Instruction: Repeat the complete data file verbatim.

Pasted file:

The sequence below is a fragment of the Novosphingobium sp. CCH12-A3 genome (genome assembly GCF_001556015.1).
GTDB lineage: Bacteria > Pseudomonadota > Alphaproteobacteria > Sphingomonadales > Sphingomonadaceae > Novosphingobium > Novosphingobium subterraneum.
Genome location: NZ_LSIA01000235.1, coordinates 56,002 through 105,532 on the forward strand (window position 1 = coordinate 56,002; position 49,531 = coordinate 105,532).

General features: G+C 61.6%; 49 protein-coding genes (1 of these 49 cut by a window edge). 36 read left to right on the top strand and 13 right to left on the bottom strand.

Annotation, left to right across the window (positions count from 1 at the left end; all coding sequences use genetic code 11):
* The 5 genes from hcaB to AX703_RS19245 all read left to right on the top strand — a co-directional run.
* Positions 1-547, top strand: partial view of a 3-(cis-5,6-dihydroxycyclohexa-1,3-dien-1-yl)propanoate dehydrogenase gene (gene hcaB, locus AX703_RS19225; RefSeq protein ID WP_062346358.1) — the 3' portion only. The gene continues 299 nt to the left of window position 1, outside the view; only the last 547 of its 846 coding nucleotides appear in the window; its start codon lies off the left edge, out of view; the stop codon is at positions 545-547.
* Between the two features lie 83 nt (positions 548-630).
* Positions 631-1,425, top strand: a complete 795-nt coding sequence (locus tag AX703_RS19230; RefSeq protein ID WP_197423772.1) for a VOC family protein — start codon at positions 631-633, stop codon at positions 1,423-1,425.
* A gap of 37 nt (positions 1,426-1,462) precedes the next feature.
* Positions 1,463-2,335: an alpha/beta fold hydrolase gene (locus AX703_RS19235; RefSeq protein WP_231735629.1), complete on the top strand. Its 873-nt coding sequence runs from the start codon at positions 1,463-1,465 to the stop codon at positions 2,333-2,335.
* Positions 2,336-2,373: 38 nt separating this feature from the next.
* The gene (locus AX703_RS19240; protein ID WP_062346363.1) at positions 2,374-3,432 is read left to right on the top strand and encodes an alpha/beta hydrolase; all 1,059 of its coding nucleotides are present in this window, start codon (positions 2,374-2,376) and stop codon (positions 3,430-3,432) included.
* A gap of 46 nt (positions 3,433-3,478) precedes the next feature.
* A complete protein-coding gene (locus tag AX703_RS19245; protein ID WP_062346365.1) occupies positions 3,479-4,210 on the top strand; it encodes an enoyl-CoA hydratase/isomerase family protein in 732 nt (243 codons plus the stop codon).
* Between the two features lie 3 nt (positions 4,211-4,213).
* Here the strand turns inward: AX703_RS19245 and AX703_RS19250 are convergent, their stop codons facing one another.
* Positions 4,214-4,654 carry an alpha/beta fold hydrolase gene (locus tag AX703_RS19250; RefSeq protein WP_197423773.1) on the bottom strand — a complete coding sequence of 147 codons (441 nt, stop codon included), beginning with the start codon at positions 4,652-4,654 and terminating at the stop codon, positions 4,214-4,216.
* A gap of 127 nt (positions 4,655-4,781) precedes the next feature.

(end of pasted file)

The sequence below is a fragment of the Novosphingobium sp. CCH12-A3 genome (genome assembly GCF_001556015.1).
GTDB lineage: Bacteria > Pseudomonadota > Alphaproteobacteria > Sphingomonadales > Sphingomonadaceae > Novosphingobium > Novosphingobium subterraneum.
Genome location: NZ_LSIA01000235.1, coordinates 56,002 through 105,532 on the forward strand (window position 1 = coordinate 56,002; position 49,531 = coordinate 105,532).

General features: G+C 61.6%; 49 protein-coding genes (1 of these 49 cut by a window edge). 36 read left to right on the top strand and 13 right to left on the bottom strand.

Annotation, left to right across the window (positions count from 1 at the left end; all coding sequences use genetic code 11):
* The 5 genes from hcaB to AX703_RS19245 all read left to right on the top strand — a co-directional run.
* Positions 1-547, top strand: partial view of a 3-(cis-5,6-dihydroxycyclohexa-1,3-dien-1-yl)propanoate dehydrogenase gene (gene hcaB, locus AX703_RS19225; RefSeq protein ID WP_062346358.1) — the 3' portion only. The gene continues 299 nt to the left of window position 1, outside the view; only the last 547 of its 846 coding nucleotides appear in the window; its start codon lies off the left edge, out of view; the stop codon is at positions 545-547.
* Between the two features lie 83 nt (positions 548-630).
* Positions 631-1,425, top strand: a complete 795-nt coding sequence (locus tag AX703_RS19230; RefSeq protein ID WP_197423772.1) for a VOC family protein — start codon at positions 631-633, stop codon at positions 1,423-1,425.
* A gap of 37 nt (positions 1,426-1,462) precedes the next feature.
* Positions 1,463-2,335: an alpha/beta fold hydrolase gene (locus AX703_RS19235; RefSeq protein WP_231735629.1), complete on the top strand. Its 873-nt coding sequence runs from the start codon at positions 1,463-1,465 to the stop codon at positions 2,333-2,335.
* Positions 2,336-2,373: 38 nt separating this feature from the next.
* The gene (locus AX703_RS19240; protein ID WP_062346363.1) at positions 2,374-3,432 is read left to right on the top strand and encodes an alpha/beta hydrolase; all 1,059 of its coding nucleotides are present in this window, start codon (positions 2,374-2,376) and stop codon (positions 3,430-3,432) included.
* A gap of 46 nt (positions 3,433-3,478) precedes the next feature.
* A complete protein-coding gene (locus tag AX703_RS19245; protein ID WP_062346365.1) occupies positions 3,479-4,210 on the top strand; it encodes an enoyl-CoA hydratase/isomerase family protein in 732 nt (243 codons plus the stop codon).
* Between the two features lie 3 nt (positions 4,211-4,213).
* Here the strand turns inward: AX703_RS19245 and AX703_RS19250 are convergent, their stop codons facing one another.
* Positions 4,214-4,654 carry an alpha/beta fold hydrolase gene (locus tag AX703_RS19250; RefSeq protein WP_197423773.1) on the bottom strand — a complete coding sequence of 147 codons (441 nt, stop codon included), beginning with the start codon at positions 4,652-4,654 and terminating at the stop codon, positions 4,214-4,216.
* A gap of 127 nt (positions 4,655-4,781) precedes the next feature.